Sleeping in a bra
Sleeping in a bra has its own pros and cons, but it's definitely not known to change breast size or shape. Some people may feel more comfortable sleeping in a bra: if so, it’s usually recommended to wear a light bra without an underwire while you sleep so that your breasts are not compressed and blood circulation is good.
Resorting to surgery to change the size or shape of the breasts is not an option under a certain age. According to the FDA, breast augmentation surgery is not recommended before the age of 18, and breast implants have a minimum appropriate age of 22.
It’s normal to experience tenderness or pain in growing breasts, particularly in the nipple area. These growing pains are part of teen breast development and can be managed with the right bra. It is important that you ask someone with experience to help you choose the correct size and style of bra, especially if you are experiencing soreness.
Something lots of teens wonder is, can teenagers get breast cancer? It’s very unlikely to develop breast cancer under the age of 30. Breast cancer in teens is extremely rare.
Lumps in developing breasts are normal. If you feel a hard lump underneath your breasts that causes you concern, or if your breasts become hot to the touch or red, your body temperature rises, or you feel sick and unwell, go to a health care provider or a school nurse. Everything is probably fine, but it’s also good to check out any painful lumps.
If you notice your breast buds poking through your shirt, you may want to get your first bra, often called a “training bra.” A training bra can ease the pain associated with breast development and help you feel comfortable. Training bras are typically made out of soft cotton without cups and are very easy to wear.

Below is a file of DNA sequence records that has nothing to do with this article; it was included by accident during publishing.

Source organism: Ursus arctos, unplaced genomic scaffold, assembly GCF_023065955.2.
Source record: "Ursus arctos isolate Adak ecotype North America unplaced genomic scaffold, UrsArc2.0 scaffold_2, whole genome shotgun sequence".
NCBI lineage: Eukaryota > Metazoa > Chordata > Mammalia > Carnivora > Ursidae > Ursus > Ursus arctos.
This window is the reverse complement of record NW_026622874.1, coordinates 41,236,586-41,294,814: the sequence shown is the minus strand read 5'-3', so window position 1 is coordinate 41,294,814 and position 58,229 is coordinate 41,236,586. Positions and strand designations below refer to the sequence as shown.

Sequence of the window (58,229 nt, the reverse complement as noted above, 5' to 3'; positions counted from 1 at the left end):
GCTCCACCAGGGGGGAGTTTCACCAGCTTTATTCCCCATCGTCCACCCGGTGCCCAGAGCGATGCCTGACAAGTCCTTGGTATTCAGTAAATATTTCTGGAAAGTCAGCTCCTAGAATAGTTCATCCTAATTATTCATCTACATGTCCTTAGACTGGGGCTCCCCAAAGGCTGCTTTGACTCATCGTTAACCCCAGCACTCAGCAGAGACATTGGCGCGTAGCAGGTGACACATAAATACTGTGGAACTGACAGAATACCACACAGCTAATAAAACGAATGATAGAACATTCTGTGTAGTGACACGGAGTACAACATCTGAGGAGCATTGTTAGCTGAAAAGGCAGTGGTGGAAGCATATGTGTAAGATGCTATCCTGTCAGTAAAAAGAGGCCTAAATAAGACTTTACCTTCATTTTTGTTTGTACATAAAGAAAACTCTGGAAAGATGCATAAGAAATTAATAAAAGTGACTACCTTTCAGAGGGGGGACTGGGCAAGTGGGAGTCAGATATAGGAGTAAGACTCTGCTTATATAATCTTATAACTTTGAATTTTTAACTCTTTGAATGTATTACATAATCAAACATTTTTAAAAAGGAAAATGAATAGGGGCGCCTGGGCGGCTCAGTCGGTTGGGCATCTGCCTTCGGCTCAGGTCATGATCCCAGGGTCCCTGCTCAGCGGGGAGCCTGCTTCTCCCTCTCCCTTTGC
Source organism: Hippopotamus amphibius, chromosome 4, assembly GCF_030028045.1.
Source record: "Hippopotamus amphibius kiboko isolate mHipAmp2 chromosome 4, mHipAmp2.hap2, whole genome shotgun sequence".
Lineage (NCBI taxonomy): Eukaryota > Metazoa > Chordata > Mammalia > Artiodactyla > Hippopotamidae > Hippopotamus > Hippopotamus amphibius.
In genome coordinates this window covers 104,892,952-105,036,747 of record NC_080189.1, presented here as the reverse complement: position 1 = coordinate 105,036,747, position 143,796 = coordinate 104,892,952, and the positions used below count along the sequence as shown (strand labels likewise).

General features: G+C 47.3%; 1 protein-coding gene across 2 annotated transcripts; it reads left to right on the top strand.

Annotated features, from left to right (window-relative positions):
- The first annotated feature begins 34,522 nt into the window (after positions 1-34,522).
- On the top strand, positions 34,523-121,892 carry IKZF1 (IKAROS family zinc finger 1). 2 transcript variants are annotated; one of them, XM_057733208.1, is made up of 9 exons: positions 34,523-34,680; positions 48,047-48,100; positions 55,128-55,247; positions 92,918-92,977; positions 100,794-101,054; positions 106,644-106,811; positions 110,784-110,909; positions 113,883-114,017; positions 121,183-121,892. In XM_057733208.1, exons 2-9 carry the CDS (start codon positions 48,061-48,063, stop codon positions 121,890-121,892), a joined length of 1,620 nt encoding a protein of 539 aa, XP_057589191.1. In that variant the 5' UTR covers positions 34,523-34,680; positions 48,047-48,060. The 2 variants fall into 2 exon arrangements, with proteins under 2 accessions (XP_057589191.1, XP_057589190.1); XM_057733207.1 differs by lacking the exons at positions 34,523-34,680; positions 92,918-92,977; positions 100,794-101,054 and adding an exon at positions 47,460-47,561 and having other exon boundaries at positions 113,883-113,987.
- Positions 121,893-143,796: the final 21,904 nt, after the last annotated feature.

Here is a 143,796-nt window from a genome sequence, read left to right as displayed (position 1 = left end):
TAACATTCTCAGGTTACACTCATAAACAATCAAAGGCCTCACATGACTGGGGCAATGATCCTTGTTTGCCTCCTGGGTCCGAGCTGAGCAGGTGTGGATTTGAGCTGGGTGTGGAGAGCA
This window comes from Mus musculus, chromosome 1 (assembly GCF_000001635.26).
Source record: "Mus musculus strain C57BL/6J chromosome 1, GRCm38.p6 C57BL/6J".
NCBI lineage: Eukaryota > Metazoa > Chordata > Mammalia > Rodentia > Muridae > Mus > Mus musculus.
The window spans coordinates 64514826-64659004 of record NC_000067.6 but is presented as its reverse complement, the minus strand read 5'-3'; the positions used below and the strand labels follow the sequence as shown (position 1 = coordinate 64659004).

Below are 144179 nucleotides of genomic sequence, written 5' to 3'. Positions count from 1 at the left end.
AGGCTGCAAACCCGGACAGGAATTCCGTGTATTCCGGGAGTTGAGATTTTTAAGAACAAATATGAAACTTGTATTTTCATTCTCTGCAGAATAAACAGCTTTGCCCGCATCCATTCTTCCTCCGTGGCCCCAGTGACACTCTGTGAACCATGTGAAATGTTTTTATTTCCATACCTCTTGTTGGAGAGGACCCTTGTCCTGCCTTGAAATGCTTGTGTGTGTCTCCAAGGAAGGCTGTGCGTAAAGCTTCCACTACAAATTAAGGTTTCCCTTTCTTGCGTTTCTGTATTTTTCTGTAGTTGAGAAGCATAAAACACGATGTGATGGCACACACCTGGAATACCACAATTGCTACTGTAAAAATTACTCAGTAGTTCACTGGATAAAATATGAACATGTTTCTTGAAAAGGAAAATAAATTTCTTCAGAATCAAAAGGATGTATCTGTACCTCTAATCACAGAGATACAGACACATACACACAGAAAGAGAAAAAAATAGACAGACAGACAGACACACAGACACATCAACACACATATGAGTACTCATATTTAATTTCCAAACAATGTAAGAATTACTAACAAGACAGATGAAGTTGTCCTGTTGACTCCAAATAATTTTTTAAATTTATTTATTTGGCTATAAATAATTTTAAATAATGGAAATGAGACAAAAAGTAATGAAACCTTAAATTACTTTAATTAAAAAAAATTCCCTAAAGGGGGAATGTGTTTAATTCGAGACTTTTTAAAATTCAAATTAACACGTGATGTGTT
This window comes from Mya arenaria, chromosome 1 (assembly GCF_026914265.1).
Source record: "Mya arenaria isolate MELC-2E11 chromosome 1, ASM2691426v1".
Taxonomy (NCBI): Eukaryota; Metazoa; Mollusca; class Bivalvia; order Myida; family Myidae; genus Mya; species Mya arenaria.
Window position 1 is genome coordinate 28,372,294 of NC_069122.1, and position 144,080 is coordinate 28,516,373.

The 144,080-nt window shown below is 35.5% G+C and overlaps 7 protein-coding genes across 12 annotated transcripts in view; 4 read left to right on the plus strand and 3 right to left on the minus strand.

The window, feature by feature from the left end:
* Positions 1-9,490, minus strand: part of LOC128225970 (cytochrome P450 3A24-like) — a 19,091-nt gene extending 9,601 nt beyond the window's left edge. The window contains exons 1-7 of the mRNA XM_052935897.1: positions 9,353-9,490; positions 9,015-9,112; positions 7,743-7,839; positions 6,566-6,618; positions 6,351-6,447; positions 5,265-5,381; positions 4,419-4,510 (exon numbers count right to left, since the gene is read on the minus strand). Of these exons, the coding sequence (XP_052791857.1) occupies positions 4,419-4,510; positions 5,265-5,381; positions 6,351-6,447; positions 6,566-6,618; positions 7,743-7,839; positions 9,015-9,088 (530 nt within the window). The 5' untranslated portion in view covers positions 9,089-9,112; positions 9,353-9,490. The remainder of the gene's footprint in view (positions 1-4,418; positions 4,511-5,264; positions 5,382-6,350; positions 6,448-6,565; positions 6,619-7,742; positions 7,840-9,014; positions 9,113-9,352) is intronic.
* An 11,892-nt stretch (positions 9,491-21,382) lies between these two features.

Once breasts have developed further, it may be time to consider getting a soft cup bra. These are similar to training bras, but they have soft cups to keep the breasts comfortably in place. However, underwire bras and other complicated bras aren’t recommended. Instead, choose a bra that will be comfortable and won’t worsen any growing pains.
As breast growth continues, you can choose more appropriate bras that would fit you while still being comfortable. Make sure they fit properly: a bra that’s too small would constrict your chest and prevent proper breast development. On the other hand, bras that are too big may be awkward and uncomfortable to wear.
Breast development can be exciting and confusing at the same time. Nevertheless, it is important to remember that this process is a perfectly normal part of growing up. It’s normal to feel confused by the changes in your body, but learning how to handle these changes can help.
If you are feeling self-conscious or you’re not that comfortable with the size of your breasts, find a trusted adult you feel comfortable talking to about it. Your mom, your aunt, a big sister — talk to them about your problems, how you feel, and how they can help you be more comfortable with the process. Remember, it’s best to talk about your feelings rather than keeping them bottled up.
If you feel like you need support getting through puberty, that’s perfectly fine! Your family and close friends can be a support system to help you when you need it. There’s no need to go through these formative years on your own instead of sharing your experience and feelings with people who care about you.
Puberty is a huge change that has physical, emotional, and mental effects. Once puberty starts, hormones can cause drastic changes in the body. Some of the most notable are: wider hips, narrower waist, body hair, increased sweating, acne, increased height and weight, and breast development.
If your breasts have started to develop, it may be time to learn more about the changes happening in your body.